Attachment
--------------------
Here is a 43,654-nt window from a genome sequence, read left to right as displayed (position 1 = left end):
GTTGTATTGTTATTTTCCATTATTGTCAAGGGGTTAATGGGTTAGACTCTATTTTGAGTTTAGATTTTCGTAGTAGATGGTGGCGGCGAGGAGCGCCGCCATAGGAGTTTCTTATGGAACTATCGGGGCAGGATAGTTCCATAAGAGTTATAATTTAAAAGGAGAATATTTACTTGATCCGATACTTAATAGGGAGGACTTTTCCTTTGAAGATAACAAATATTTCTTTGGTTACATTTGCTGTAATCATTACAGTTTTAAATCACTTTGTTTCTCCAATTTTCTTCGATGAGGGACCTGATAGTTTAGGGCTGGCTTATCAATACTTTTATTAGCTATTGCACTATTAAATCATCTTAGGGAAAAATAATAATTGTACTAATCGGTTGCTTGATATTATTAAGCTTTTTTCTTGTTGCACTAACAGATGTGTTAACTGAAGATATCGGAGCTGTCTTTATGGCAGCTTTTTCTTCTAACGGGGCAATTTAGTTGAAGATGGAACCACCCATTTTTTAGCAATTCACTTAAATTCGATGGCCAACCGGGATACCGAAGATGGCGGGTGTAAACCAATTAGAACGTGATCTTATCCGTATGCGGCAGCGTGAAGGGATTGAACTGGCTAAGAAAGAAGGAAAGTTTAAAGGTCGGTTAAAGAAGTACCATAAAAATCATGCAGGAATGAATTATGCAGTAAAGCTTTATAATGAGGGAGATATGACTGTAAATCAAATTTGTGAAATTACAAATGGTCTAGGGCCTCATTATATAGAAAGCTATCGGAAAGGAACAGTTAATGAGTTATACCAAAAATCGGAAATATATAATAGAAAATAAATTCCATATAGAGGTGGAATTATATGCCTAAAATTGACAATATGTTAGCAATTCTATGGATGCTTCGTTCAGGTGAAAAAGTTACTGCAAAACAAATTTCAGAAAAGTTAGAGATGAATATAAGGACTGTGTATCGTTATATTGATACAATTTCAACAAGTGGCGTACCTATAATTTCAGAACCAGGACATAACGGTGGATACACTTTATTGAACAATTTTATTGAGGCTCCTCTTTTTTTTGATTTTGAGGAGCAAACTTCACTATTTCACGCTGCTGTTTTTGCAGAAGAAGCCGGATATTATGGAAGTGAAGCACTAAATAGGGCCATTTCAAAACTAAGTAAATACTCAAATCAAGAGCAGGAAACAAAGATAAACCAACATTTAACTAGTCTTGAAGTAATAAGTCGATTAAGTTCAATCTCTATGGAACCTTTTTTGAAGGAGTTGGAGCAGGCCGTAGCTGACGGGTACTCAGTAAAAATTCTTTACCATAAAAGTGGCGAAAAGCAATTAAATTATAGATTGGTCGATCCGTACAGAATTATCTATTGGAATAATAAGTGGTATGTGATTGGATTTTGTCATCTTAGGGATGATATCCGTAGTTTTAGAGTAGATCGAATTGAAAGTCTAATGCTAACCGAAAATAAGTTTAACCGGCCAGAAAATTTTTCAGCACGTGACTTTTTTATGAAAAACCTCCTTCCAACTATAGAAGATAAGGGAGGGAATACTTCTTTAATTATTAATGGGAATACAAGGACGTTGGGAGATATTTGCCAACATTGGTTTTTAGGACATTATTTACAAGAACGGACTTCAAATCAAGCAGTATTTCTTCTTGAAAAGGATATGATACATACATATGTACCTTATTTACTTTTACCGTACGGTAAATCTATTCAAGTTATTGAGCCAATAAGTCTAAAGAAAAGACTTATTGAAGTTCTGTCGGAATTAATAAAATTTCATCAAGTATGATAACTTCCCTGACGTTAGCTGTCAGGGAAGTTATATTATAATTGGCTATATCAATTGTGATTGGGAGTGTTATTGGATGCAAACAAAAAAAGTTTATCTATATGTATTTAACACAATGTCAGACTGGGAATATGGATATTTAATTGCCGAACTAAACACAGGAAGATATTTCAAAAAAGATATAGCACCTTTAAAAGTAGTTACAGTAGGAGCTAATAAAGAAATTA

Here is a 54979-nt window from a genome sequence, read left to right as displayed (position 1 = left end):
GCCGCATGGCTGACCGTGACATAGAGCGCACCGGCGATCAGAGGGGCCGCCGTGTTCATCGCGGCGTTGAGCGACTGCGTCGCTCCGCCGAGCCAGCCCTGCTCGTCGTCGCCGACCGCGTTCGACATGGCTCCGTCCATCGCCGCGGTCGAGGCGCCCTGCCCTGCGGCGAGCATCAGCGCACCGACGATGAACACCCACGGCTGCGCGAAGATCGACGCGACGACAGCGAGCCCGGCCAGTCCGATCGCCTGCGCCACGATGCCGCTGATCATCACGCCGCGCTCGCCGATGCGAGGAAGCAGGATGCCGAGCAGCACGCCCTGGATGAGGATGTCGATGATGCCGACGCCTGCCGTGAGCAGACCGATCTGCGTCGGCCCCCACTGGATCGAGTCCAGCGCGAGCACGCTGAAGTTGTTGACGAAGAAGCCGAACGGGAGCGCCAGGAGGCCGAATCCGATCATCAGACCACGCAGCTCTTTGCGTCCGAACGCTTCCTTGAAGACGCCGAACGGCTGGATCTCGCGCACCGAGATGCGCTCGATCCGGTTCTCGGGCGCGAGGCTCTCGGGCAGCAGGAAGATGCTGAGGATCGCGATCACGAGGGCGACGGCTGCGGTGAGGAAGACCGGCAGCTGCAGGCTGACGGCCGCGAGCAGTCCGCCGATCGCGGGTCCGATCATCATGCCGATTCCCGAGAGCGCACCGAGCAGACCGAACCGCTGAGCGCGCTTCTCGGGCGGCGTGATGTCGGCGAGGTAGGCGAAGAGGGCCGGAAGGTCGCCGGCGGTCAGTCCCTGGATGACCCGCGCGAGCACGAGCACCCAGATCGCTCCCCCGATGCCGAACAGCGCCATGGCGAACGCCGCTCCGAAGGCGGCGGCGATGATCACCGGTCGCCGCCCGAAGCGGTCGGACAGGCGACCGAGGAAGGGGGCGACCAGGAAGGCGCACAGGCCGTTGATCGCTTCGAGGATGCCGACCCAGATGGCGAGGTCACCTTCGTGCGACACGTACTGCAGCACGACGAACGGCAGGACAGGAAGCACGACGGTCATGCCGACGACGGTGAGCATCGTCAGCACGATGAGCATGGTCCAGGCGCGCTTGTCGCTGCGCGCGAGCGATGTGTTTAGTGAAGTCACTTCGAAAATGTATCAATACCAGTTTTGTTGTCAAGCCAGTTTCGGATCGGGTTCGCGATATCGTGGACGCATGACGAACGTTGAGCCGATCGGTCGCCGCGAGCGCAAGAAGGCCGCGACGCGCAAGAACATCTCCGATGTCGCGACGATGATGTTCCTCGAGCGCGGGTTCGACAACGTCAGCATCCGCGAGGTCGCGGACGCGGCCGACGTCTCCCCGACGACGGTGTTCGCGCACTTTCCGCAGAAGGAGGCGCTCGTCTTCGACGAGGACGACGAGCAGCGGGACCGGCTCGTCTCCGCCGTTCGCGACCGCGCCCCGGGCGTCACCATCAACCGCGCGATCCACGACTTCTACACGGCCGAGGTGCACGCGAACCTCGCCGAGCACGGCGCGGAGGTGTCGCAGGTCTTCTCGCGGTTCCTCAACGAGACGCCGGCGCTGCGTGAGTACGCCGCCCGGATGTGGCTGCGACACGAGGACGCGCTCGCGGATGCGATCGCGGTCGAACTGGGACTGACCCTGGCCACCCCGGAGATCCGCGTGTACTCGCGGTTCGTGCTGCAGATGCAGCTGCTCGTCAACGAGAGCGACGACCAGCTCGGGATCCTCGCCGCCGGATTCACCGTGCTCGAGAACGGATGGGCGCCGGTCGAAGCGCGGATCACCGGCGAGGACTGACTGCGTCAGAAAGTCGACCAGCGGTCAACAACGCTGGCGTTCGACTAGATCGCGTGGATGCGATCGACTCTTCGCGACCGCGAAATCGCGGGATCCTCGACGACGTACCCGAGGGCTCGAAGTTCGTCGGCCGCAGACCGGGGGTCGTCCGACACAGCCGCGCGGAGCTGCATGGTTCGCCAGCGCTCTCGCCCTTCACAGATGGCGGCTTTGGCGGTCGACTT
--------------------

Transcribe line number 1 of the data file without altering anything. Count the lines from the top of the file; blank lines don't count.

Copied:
Here is a 43,654-nt window from a genome sequence, read left to right as displayed (position 1 = left end):